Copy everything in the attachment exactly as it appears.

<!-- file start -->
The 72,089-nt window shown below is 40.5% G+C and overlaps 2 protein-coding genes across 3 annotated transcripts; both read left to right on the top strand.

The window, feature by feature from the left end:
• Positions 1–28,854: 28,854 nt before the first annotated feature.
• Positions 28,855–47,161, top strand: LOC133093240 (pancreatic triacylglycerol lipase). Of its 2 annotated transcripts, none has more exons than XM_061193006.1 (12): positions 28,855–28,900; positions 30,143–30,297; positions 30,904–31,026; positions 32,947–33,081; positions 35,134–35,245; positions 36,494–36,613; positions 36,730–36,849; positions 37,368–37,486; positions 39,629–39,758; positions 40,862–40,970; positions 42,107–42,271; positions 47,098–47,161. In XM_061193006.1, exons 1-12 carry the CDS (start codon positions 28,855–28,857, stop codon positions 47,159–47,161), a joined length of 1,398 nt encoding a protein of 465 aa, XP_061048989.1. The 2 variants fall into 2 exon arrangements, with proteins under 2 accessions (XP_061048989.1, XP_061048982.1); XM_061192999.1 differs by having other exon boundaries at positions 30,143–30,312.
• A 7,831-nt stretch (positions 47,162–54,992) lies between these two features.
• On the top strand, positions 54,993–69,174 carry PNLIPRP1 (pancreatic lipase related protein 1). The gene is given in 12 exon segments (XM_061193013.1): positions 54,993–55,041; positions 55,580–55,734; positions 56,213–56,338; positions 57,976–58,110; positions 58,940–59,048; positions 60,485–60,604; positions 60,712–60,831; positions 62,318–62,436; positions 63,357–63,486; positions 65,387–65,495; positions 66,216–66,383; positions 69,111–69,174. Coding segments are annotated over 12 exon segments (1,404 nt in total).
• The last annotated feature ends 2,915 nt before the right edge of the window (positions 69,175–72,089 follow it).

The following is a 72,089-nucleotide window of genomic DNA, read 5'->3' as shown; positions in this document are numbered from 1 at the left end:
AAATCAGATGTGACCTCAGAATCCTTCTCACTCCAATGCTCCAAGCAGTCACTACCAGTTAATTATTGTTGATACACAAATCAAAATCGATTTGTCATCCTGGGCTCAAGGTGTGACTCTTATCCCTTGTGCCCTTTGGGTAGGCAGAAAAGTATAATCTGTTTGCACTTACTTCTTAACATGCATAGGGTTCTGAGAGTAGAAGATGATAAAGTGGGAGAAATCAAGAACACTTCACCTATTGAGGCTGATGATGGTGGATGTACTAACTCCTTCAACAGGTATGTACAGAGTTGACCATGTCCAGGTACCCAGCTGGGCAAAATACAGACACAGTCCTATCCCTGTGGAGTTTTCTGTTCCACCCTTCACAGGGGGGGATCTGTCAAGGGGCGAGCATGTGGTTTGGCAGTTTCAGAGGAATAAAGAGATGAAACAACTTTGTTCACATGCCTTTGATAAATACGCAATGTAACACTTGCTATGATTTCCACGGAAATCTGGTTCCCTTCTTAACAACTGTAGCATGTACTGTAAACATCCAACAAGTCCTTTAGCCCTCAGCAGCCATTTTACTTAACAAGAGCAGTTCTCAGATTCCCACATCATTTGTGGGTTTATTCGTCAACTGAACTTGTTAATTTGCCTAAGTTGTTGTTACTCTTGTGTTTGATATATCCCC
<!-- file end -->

The 72,089-nt window shown below is 40.5% G+C and overlaps 2 protein-coding genes across 3 annotated transcripts; both read left to right on the top strand.

The window, feature by feature from the left end:
• Positions 1–28,854: 28,854 nt before the first annotated feature.
• Positions 28,855–47,161, top strand: LOC133093240 (pancreatic triacylglycerol lipase). Of its 2 annotated transcripts, none has more exons than XM_061193006.1 (12): positions 28,855–28,900; positions 30,143–30,297; positions 30,904–31,026; positions 32,947–33,081; positions 35,134–35,245; positions 36,494–36,613; positions 36,730–36,849; positions 37,368–37,486; positions 39,629–39,758; positions 40,862–40,970; positions 42,107–42,271; positions 47,098–47,161. In XM_061193006.1, exons 1-12 carry the CDS (start codon positions 28,855–28,857, stop codon positions 47,159–47,161), a joined length of 1,398 nt encoding a protein of 465 aa, XP_061048989.1. The 2 variants fall into 2 exon arrangements, with proteins under 2 accessions (XP_061048989.1, XP_061048982.1); XM_061192999.1 differs by having other exon boundaries at positions 30,143–30,312.
• A 7,831-nt stretch (positions 47,162–54,992) lies between these two features.
• On the top strand, positions 54,993–69,174 carry PNLIPRP1 (pancreatic lipase related protein 1). The gene is given in 12 exon segments (XM_061193013.1): positions 54,993–55,041; positions 55,580–55,734; positions 56,213–56,338; positions 57,976–58,110; positions 58,940–59,048; positions 60,485–60,604; positions 60,712–60,831; positions 62,318–62,436; positions 63,357–63,486; positions 65,387–65,495; positions 66,216–66,383; positions 69,111–69,174. Coding segments are annotated over 12 exon segments (1,404 nt in total).
• The last annotated feature ends 2,915 nt before the right edge of the window (positions 69,175–72,089 follow it).

The following is a 72,089-nucleotide window of genomic DNA, read 5'->3' as shown; positions in this document are numbered from 1 at the left end:
AAATCAGATGTGACCTCAGAATCCTTCTCACTCCAATGCTCCAAGCAGTCACTACCAGTTAATTATTGTTGATACACAAATCAAAATCGATTTGTCATCCTGGGCTCAAGGTGTGACTCTTATCCCTTGTGCCCTTTGGGTAGGCAGAAAAGTATAATCTGTTTGCACTTACTTCTTAACATGCATAGGGTTCTGAGAGTAGAAGATGATAAAGTGGGAGAAATCAAGAACACTTCACCTATTGAGGCTGATGATGGTGGATGTACTAACTCCTTCAACAGGTATGTACAGAGTTGACCATGTCCAGGTACCCAGCTGGGCAAAATACAGACACAGTCCTATCCCTGTGGAGTTTTCTGTTCCACCCTTCACAGGGGGGGATCTGTCAAGGGGCGAGCATGTGGTTTGGCAGTTTCAGAGGAATAAAGAGATGAAACAACTTTGTTCACATGCCTTTGATAAATACGCAATGTAACACTTGCTATGATTTCCACGGAAATCTGGTTCCCTTCTTAACAACTGTAGCATGTACTGTAAACATCCAACAAGTCCTTTAGCCCTCAGCAGCCATTTTACTTAACAAGAGCAGTTCTCAGATTCCCACATCATTTGTGGGTTTATTCGTCAACTGAACTTGTTAATTTGCCTAAGTTGTTGTTACTCTTGTGTTTGATATATCCCC